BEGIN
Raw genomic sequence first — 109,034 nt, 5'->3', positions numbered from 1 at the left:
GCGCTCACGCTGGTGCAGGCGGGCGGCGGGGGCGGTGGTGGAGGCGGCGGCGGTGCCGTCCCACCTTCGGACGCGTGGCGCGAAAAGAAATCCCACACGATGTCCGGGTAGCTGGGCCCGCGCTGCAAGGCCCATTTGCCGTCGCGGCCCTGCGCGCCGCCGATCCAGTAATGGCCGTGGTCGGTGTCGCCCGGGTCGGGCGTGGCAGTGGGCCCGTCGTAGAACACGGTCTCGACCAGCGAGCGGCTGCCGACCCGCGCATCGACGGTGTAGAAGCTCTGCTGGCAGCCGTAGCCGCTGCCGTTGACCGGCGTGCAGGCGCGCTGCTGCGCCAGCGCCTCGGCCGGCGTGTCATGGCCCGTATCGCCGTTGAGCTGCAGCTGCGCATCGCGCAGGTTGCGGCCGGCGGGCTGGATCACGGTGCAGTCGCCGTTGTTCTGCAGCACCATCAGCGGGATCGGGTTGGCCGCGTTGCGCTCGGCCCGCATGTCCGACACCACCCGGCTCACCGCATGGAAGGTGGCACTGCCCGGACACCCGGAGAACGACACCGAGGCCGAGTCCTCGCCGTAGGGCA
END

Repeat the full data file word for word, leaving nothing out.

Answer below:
Raw genomic sequence first — 109,034 nt, 5'->3', positions numbered from 1 at the left:
GCGCTCACGCTGGTGCAGGCGGGCGGCGGGGGCGGTGGTGGAGGCGGCGGCGGTGCCGTCCCACCTTCGGACGCGTGGCGCGAAAAGAAATCCCACACGATGTCCGGGTAGCTGGGCCCGCGCTGCAAGGCCCATTTGCCGTCGCGGCCCTGCGCGCCGCCGATCCAGTAATGGCCGTGGTCGGTGTCGCCCGGGTCGGGCGTGGCAGTGGGCCCGTCGTAGAACACGGTCTCGACCAGCGAGCGGCTGCCGACCCGCGCATCGACGGTGTAGAAGCTCTGCTGGCAGCCGTAGCCGCTGCCGTTGACCGGCGTGCAGGCGCGCTGCTGCGCCAGCGCCTCGGCCGGCGTGTCATGGCCCGTATCGCCGTTGAGCTGCAGCTGCGCATCGCGCAGGTTGCGGCCGGCGGGCTGGATCACGGTGCAGTCGCCGTTGTTCTGCAGCACCATCAGCGGGATCGGGTTGGCCGCGTTGCGCTCGGCCCGCATGTCCGACACCACCCGGCTCACCGCATGGAAGGTGGCACTGCCCGGACACCCGGAGAACGACACCGAGGCCGAGTCCTCGCCGTAGGGCA